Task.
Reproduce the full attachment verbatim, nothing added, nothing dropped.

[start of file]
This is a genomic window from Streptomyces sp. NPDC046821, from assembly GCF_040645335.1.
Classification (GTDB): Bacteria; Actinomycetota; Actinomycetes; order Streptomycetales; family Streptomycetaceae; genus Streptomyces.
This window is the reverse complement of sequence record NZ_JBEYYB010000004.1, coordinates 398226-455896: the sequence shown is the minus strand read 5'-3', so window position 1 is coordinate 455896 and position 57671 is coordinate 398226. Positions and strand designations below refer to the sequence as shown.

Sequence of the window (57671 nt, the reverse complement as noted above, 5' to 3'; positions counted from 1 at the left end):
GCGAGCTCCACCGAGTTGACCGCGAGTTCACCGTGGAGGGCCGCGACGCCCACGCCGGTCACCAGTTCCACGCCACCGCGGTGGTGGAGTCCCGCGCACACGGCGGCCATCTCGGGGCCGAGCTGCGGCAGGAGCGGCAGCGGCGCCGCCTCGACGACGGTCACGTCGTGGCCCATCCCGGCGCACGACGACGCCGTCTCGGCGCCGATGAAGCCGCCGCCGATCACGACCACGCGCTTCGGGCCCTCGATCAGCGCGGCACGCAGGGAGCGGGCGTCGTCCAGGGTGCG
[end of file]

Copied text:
This is a genomic window from Streptomyces sp. NPDC046821, from assembly GCF_040645335.1.
Classification (GTDB): Bacteria; Actinomycetota; Actinomycetes; order Streptomycetales; family Streptomycetaceae; genus Streptomyces.
This window is the reverse complement of sequence record NZ_JBEYYB010000004.1, coordinates 398226-455896: the sequence shown is the minus strand read 5'-3', so window position 1 is coordinate 455896 and position 57671 is coordinate 398226. Positions and strand designations below refer to the sequence as shown.

Sequence of the window (57671 nt, the reverse complement as noted above, 5' to 3'; positions counted from 1 at the left end):
GCGAGCTCCACCGAGTTGACCGCGAGTTCACCGTGGAGGGCCGCGACGCCCACGCCGGTCACCAGTTCCACGCCACCGCGGTGGTGGAGTCCCGCGCACACGGCGGCCATCTCGGGGCCGAGCTGCGGCAGGAGCGGCAGCGGCGCCGCCTCGACGACGGTCACGTCGTGGCCCATCCCGGCGCACGACGACGCCGTCTCGGCGCCGATGAAGCCGCCGCCGATCACGACCACGCGCTTCGGGCCCTCGATCAGCGCGGCACGCAGGGAGCGGGCGTCGTCCAGGGTGCG